title: Final Exam Prep Guide (Fall 2020)
tags: Documentation, 2020
# CS0111 - Fall 2020: Final Exam Prep Guide
Roughly, we want to check whether you can frame data-facing questions at a high level, use code to compute answers to questions, effectively organize data for a problem, and test or sanity check programs and their results. We also want to check whether you understand how the code constructs we used this semester work, and when to use those constructs.
## What should you expect?
- The exam will be designed to take roughly 60 minutes, but you'll get 90 in Canvas.
- The exam will be self-contained. You will not be asked to remember any specific problem from lecture, homework, projects, or labs.
- You will not be expected to write much code on the exam.
- You may be asked to fill in fragments of code (along the lines of what you've done on the drills).
- You might need to write a dataclass or Pyret datatype definition
- You will not be tested or graded on details of syntax. For example, if we ask you to write a Python for-loop and you forget the colon at the end of the first line, that's fine. For the exam, we care about your understanding of the concepts. As long as your code is close enough to convey that you know how to approach the problem, that's fine.
Using reasonable indentation (such as indenting the code to execute when a conditional statement is true) will be important though, as that conveys which code gets executed when.
- At least some questions will be open-ended rather than typical Canvas-style drill questions.
## What you are expected to know
- Which programming constructs are appropriate for different situations: when should you use each of conditionals, (helper) functions, recursion, for-loops, variable updates, and field updates?
- What results a program produces (this includes understanding how recursion and return statements work)
- How the program directory and memory evolve as a program runs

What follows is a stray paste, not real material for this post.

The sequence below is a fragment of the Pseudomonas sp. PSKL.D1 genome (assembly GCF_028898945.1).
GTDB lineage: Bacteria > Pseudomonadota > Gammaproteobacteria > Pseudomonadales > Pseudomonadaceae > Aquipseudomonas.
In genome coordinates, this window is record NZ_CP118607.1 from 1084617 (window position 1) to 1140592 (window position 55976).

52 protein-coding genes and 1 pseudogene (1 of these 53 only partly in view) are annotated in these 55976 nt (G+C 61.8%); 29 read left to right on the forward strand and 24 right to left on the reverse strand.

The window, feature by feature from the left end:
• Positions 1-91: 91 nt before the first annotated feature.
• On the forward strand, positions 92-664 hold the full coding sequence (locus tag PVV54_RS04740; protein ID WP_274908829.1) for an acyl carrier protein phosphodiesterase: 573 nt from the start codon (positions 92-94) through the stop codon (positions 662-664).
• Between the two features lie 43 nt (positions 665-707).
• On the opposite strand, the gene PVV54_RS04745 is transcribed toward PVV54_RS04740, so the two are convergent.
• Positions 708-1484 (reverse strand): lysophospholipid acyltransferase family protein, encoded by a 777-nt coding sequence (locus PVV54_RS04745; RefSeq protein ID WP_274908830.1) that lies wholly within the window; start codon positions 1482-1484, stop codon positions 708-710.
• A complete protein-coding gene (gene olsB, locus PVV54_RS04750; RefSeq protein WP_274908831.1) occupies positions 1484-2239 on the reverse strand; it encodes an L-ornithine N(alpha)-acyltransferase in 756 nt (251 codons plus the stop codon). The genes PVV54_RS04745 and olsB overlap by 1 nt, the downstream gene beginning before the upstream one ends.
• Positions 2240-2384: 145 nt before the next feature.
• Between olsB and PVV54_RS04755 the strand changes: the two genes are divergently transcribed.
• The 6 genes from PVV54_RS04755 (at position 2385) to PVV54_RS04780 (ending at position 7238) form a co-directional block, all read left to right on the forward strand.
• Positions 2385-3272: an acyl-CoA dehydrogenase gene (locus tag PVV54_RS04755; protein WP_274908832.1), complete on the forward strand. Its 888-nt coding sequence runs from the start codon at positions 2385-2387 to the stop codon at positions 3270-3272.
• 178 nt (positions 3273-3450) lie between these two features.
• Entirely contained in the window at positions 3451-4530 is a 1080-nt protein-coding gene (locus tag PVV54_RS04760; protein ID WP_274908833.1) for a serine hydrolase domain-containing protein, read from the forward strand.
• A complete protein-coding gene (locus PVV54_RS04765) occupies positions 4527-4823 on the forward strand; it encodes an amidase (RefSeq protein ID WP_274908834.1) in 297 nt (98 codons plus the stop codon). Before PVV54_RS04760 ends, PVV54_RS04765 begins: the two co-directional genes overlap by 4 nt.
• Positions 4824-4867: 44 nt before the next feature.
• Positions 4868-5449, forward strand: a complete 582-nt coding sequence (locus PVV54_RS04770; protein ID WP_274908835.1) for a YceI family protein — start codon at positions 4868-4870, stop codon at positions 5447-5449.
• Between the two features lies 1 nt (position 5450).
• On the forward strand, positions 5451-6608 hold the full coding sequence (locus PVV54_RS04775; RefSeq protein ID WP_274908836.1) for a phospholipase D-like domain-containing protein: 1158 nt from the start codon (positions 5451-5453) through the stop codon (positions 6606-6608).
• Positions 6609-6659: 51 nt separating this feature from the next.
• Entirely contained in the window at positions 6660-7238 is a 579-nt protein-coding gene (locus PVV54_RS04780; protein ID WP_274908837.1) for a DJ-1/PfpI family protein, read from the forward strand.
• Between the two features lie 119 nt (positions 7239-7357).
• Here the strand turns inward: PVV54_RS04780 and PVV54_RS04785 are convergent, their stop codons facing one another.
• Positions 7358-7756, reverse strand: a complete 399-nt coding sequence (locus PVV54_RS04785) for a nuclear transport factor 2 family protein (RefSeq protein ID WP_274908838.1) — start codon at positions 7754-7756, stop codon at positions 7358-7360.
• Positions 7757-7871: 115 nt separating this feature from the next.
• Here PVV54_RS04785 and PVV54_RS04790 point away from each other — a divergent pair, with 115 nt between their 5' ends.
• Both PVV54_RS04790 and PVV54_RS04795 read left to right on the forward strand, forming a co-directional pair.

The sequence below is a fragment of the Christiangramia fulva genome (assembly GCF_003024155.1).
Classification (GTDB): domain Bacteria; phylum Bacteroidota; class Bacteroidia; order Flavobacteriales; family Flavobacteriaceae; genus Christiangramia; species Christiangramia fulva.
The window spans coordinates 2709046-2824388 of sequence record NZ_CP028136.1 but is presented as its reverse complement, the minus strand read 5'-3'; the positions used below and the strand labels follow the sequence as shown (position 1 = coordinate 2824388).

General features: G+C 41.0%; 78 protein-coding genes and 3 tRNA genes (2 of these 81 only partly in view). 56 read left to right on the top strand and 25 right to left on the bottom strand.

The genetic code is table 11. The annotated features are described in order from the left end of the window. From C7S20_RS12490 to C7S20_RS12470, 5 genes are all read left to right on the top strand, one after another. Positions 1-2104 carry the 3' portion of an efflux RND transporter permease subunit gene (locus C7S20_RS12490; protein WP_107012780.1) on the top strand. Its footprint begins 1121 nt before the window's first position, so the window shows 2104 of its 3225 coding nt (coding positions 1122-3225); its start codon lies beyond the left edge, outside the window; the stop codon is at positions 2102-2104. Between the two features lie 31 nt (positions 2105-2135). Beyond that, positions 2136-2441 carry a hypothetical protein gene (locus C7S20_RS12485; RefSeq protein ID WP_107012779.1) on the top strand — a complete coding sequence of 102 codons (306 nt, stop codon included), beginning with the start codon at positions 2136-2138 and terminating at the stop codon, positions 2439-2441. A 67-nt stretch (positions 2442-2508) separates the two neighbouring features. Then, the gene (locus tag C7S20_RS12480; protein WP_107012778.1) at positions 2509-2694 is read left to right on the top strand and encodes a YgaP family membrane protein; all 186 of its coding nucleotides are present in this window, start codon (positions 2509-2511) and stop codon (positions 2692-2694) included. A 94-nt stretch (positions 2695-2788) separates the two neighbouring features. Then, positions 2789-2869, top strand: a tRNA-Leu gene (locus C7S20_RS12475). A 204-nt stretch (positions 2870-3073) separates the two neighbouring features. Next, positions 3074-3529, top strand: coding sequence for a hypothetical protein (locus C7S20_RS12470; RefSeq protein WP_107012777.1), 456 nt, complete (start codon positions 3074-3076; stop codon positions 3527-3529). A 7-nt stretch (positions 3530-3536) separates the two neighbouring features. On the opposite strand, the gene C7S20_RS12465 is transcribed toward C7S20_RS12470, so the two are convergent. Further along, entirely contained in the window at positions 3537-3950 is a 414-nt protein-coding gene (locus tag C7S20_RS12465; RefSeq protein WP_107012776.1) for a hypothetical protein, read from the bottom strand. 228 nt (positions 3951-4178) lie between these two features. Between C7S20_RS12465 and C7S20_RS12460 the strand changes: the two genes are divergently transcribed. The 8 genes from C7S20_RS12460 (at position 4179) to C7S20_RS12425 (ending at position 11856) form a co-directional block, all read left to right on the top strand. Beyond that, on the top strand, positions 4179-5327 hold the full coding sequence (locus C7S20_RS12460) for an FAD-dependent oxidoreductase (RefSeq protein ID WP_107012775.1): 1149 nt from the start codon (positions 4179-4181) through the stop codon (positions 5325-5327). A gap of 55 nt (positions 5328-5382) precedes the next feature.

- What each of map, filter, and sort would achieve on a list
- How to clean a dataset, such as standardizing capitalization or checking whether all values are in a fixed list of values (like known discount codes) or a fixed range (numbers)
### Data structures
- When are each of tables, lists, trees, dataclasses, and dictionaries a good choice for capturing information.
- How to use a combination of tables, lists, trees, dataclasses, and dictionaries to manage the information for a problem.
- How to define a Pyret datatype or Python dataclass to capture specific information for a problem.
- How to test functions that return results
- How to test functions that update data, but don't return values (other than None)
- How to test a program that's designed to process a large dataset
## What you are NOT expected to know
*This list may grow as people ask clarifying questions about the exam*
- Fine-grained details of language syntax
- The specific names of operations on Pyret tables or Pyret operations that produce different kinds of graphs
- Reading input from or writing output to files
## What kinds of problems might you get?
See the past exams for sample questions. This list is not exhaustive
- Given a program, what will its output be when executed?
- Given a scenario, what data structures would you use to capture the data? Answers should indicate both the datatype (list, dictionary, tree, etc) and the types of the parts (list elements, dictionary keys, etc).
- Given a partially-written program with blanks, how do you fill in the blanks to achieve a certain behavior or result?
- Given a program, what might the program dictionary and memory look like at a specific point in the execution?
- Given a problem, what would be some good tests for it?
- Given a program that is producing the wrong answer, identify and correct the error.
- Given two proposed data structures for a specific problem, contrast their strengths and weaknesses.
- Given a table of data, roughly what steps would you take to prepare it for use
Note that these are kinds of questions you've done across homeworks, labs, drills, and quizzes. Reviewing your work on these might be good ways to prepare for the exam.
## How Should We Prepare?
We are giving you the final exams that were previously given in the course as a study guide. This year is the first time that we gave a midterm in 111, so the old exams covered the entire semester. Your final will focus on material since the midterm (but some older material might still come up as part of a problem).
In addition, your final will be designed to be given in Gradescope, while some of the older exams were given on paper. That will necessarily change how we ask some questions.
The exams and those solutions that we have so far are in a [folder called "Previous Finals" in the "Files" area of our Canvas site](https://canvas.brown.edu/courses/1082984/files/folder/Previous%20Finals). These include:
- Kathi's final from 2018 -- this was a 3-hour final, done on paper
- Doug's final from 2019
- Kathi's final from spring 2020 -- this is similar length to what your exam will be; students entered their answers in Gradescope
Workshops after break will provide a chance to review questions and concepts with the TAs.